Most Popular Posts
Here's a topic that we visit every single day. As an online marketing agency, our two greatest priorities are:
It's as simple as that. Having been an owner in a few other types of companies before starting Northcutt, this is a conversation where I've repeatedly been on either side. As a marketing consultant, it's not just as my responsibility to execute, but to decide what's a worthwhile investment as well. That even includes whether or not I should be hired; and often times, the answer to that question is no. But what's important is that this is exactly how online marketing needs to be seen: it's an investment, and your marketing agency is your investment manager. And, just as with any serious investment, there are a four questions everyone needs to ask.
On the whole, smart marketing works, and it should be yielding you some big, measurable profit. But there are always enough moving targets to deviate from an expert's best estimate, especially in the short term. Just like you shouldn't invest money that you need to survive anytime in the near future, never take out a loan for marketing. Sometimes the most carefully laid plans fall flat for one reason or another, just like the stock market can crash.
That said, there is also risk in not doing. For investors, it's that ~3% inflation rate that's really reducing your savings anyway if you don't take these risks. In marketing, it's the fact that your competitors are eventually going to leave you in the dust if you never develop and maintain a worthwhile marketing process. And with persistence, we do recover from from the worst of times (and in marketing, it happens a bit faster than this).
A great investment manager might yield you 20%-30% gains in the course of a year, while a great SEO / content marketing firm might increase targeted traffic/conversions by 100%-500% in six (in fact, our average is currently hanging around 236%). Any reputable investment manager should gleefully willing to show you their track record, and online marketing is no different.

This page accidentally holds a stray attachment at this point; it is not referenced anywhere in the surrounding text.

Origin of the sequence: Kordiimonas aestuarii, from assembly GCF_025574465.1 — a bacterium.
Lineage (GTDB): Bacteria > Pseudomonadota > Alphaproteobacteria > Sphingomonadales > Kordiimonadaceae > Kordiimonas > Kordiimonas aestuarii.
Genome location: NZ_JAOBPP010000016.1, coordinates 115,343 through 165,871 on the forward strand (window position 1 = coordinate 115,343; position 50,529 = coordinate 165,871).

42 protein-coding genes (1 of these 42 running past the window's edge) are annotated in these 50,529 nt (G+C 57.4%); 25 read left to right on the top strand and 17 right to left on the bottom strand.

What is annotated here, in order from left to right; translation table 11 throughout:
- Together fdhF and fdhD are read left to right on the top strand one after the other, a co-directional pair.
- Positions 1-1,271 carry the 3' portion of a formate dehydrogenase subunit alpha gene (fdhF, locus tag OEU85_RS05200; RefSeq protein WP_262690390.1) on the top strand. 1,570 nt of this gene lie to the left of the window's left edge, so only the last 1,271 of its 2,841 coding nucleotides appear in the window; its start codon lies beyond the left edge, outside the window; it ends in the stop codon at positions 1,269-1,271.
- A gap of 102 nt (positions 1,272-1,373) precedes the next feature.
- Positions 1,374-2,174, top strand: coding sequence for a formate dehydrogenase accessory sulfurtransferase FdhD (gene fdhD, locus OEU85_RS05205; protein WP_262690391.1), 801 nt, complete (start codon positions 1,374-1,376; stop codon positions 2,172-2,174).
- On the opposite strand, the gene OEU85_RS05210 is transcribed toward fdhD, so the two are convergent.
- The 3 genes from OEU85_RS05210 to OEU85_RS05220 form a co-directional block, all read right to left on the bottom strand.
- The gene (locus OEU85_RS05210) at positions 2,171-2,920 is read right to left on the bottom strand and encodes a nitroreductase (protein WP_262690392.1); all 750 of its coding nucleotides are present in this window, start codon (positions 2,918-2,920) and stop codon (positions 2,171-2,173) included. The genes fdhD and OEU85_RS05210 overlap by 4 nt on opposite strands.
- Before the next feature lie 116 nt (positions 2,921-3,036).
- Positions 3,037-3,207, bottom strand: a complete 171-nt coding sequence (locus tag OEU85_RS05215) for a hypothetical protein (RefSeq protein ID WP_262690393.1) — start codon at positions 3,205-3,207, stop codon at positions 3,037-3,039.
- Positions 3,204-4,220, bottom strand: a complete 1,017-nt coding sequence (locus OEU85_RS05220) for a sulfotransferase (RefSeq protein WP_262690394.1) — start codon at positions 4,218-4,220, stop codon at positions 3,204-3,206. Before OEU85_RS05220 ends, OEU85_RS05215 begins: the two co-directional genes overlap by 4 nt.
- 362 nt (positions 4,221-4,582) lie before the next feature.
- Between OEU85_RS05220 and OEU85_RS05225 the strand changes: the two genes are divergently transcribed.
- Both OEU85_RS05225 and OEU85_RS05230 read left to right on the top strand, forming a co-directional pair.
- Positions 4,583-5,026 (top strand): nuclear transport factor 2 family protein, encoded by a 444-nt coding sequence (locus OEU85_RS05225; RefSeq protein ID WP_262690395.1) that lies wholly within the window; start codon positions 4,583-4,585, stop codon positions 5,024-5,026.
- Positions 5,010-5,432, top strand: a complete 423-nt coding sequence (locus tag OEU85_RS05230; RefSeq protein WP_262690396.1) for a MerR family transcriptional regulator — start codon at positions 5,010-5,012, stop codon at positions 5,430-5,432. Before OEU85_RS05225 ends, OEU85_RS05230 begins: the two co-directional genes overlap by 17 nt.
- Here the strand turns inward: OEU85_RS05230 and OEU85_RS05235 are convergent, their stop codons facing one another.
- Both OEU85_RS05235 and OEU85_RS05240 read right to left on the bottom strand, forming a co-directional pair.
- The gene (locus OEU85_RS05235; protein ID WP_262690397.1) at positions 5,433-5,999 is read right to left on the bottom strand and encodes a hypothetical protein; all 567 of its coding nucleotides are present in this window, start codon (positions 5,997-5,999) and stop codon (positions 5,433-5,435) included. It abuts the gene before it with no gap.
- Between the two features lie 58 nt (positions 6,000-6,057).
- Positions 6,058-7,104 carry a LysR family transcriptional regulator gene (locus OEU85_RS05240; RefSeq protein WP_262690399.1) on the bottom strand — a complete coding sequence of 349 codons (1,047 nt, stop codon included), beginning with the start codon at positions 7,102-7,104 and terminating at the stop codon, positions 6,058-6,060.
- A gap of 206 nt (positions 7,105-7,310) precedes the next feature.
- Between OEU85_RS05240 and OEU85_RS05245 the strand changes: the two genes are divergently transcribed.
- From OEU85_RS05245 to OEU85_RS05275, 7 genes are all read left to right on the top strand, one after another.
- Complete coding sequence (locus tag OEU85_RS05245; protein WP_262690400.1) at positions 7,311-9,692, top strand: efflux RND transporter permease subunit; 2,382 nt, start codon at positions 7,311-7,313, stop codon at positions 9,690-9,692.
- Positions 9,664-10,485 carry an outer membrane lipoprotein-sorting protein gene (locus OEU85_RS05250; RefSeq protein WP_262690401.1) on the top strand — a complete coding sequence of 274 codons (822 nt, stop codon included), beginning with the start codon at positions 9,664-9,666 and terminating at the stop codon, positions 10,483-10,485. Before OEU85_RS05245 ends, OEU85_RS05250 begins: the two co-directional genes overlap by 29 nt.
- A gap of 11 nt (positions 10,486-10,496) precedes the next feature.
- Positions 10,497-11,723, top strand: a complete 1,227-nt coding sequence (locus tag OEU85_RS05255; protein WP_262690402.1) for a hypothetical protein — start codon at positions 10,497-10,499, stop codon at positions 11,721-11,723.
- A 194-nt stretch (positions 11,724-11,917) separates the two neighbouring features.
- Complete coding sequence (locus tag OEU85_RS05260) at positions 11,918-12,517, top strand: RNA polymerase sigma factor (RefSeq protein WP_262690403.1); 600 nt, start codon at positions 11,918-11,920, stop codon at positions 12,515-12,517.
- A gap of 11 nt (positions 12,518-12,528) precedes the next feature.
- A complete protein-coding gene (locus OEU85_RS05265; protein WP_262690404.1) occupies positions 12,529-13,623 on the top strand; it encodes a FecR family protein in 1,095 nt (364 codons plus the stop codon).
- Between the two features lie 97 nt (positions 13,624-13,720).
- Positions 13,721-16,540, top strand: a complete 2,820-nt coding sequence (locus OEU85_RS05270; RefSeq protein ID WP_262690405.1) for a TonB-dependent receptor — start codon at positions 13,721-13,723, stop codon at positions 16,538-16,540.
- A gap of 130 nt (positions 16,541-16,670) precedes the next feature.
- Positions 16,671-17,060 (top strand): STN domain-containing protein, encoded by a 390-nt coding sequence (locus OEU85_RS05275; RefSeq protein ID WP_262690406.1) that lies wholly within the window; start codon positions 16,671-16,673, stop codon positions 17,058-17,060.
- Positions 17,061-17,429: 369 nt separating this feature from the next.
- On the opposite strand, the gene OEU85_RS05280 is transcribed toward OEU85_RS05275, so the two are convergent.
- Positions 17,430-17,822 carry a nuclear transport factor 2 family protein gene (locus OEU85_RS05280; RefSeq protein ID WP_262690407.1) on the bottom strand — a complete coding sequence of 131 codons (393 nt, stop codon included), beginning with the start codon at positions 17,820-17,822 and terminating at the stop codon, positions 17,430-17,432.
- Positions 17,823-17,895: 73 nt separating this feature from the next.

While many of their clients will likely be under privacy agreements, certainly not all will. At very minimum, it should be possible to share anonymous performance statistics, and if the firm says they're not gathering that kind of data, well, you have a whole new host of things to be concerned about. A great example of how I'd view it is to look at a site like Covestor, who shows such numbers as openly as I'd one day like to be able to here:
Now, substitute the S&P 500 with a Google trends chart for a control group, or other generic demographic research over time. Then switch the investment manager's graph with aggregate keyword rankings, visitors, or cost/conversion metrics. The "ride" that you'll no doubt be taken on is extremely similar, and the long-term trends should hopefully look a lot more like this.
A smart investor mitigates risk by splitting their investments up. A smart marketer does it by splitting efforts between a variety of marketing strategies. An SEO that's worth your time will split between varieties of keywords to get your site ranking, and varieties of methods of building backlinks. They'll also be building great links through content marketing and managing relationships, sending you targeted leads in the event that search engines don't respond right away. The approach is the same because the underlying reasoning is the same: diversification mitigates risk.
Image source: diversifiedinvestmentadvisors.org
The risks that some people will take when it comes to online business is absurd. The investment world is riddled with Ponzi schemes, pump and dumps (not as good as it sounds), and other forms of scams and frauds. Smart investors now look for various pieces of confidence, that absolutely apply when investing in online marketing as well.
Thanks for reading. If you know someone that could benefit from this information in deciding on a new marketing investment, be sure to share!